Tag Archives: big bad wolf

Repeat of Story 766: Pigs

(This is the seventh story in a week or so of repeats. “Pigs” first appeared on this blog on 15 November 2015.)

It constantly amazes me how wrongful misinformation has been perpetuated down the centuries. The Three Little Pigs’ names were Marjorie, Eleanor and Constantia. Clearly, because they were builders by profession, the sexist yesteryears couldn’t bear to think of the pigs as females. Book illustrators portrayed them in men’s clothing for eons.

There they are now, all crowded into Constantia’s brick house.

“Go away, you dirty Big Bad Wolf,” bellowed Marjorie from the upstairs window.

But who is this appearing? Why! It’s Little Red Riding Hood on a horse!

“Hands up!” shouted Little Red Riding Hood, pointing a gun at the Big Bad Wolf. Little Red Riding Hood flung back the red hood.

“He’s a boy!” snorted Eleanor excitedly. “Little Red Riding Hood’s a boy!”

“Yeah,” said Little Riding Hood, “my real name is Jason. I have no idea why they paint me as a girl.”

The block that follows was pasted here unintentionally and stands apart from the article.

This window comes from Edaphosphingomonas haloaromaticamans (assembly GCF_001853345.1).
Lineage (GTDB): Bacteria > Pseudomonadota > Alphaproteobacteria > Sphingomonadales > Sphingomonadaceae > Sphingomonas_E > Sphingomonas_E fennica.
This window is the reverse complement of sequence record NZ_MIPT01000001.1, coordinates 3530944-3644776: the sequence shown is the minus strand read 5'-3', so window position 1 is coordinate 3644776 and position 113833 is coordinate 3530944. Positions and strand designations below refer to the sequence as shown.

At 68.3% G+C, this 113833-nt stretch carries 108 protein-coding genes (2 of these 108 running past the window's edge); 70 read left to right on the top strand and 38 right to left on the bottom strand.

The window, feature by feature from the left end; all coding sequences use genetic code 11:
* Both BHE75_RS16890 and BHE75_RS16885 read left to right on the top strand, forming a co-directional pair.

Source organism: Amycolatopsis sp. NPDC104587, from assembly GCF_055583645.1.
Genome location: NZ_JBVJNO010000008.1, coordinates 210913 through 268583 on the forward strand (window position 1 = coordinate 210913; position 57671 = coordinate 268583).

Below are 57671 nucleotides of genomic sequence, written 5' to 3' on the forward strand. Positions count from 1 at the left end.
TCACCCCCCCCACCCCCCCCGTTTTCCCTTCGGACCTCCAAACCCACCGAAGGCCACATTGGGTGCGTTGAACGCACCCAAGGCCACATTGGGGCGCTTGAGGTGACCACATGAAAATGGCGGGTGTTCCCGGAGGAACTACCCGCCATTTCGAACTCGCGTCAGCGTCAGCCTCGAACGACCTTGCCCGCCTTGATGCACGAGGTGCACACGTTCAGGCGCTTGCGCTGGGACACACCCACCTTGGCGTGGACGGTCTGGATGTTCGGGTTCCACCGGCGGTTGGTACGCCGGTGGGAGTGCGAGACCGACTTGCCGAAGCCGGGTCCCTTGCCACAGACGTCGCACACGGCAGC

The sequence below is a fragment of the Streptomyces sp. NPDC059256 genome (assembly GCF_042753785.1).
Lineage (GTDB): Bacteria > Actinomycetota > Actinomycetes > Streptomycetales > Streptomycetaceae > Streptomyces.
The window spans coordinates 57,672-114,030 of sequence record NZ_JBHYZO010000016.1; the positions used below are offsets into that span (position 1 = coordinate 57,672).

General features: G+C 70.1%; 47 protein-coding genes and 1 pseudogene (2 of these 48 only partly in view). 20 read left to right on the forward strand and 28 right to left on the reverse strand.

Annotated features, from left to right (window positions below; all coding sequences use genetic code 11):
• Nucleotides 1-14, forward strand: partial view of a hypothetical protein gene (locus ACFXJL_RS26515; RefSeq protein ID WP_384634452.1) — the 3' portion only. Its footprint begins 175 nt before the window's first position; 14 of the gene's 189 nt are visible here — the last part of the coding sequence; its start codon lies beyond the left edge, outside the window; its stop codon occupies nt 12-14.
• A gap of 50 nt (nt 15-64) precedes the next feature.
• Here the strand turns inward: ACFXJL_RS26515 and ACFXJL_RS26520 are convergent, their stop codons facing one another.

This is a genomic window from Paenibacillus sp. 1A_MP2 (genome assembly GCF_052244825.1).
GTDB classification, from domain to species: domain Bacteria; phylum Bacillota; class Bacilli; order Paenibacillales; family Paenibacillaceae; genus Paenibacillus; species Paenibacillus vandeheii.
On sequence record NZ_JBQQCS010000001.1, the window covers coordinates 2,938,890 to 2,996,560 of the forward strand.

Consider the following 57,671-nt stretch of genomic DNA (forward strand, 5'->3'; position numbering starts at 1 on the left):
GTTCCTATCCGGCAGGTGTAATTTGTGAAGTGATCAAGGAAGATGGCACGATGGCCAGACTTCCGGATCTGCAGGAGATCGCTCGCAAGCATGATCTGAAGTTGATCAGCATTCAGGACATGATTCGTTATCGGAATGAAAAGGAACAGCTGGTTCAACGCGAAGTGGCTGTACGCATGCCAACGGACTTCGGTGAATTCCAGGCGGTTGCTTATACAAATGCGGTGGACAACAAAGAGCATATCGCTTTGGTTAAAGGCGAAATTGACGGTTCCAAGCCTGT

“Save us!’” cried the Three Little Pigs. “Shoot the Big Bad Wolf!”

Little Red Riding Hood pulled the trigger and shot the Big Bad Wolf dead.

“The Big Bad Wolf won’t be chasing you three chicks again,” said Little Red Riding Hood. “That’s the end of Celine and her fearful marauding.”

1116. Big Bad Wolf

Little Red Riding Hood was skipping her way merrily through the forest, holding a basket of food that she was taking to her grandmother.

Suddenly a wolf appeared from nowhere.

“What big teeth you have,” said the wolf.

“There’s no need to get personal,” said Little Red Riding Hood.

“What big feet you have,” said the wolf.

“Now you’re getting silly,” said Little Red Riding Hood.

“Let me look in the basket to see what you are taking to your grandmother,” said the wolf.

“Go away,” said Little Red Riding Hood. “I hate it when little boys dress up and follow me around like a bad smell.”

So the Big Bad Wolf scampered off. He would try to find Anita Alder. She was a scaredy-pants. She always screamed when he gave her a fright.

892. Give a hand

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There surely is no better way to confound an enemy than to be kind. And that’s what the Three Little Pigs did; they invited the Big Bad Wolf to supper.

“Maybe,” said one Little Pig to the other two, “if we all give a hand and invite the Big Bad Wolf for supper then things won’t be too bad.”

So they all gave a hand and invited the Big Bad Wolf for supper. He came, but said he didn’t eat pork. So the Three Little Pigs had all given a hand for nothing.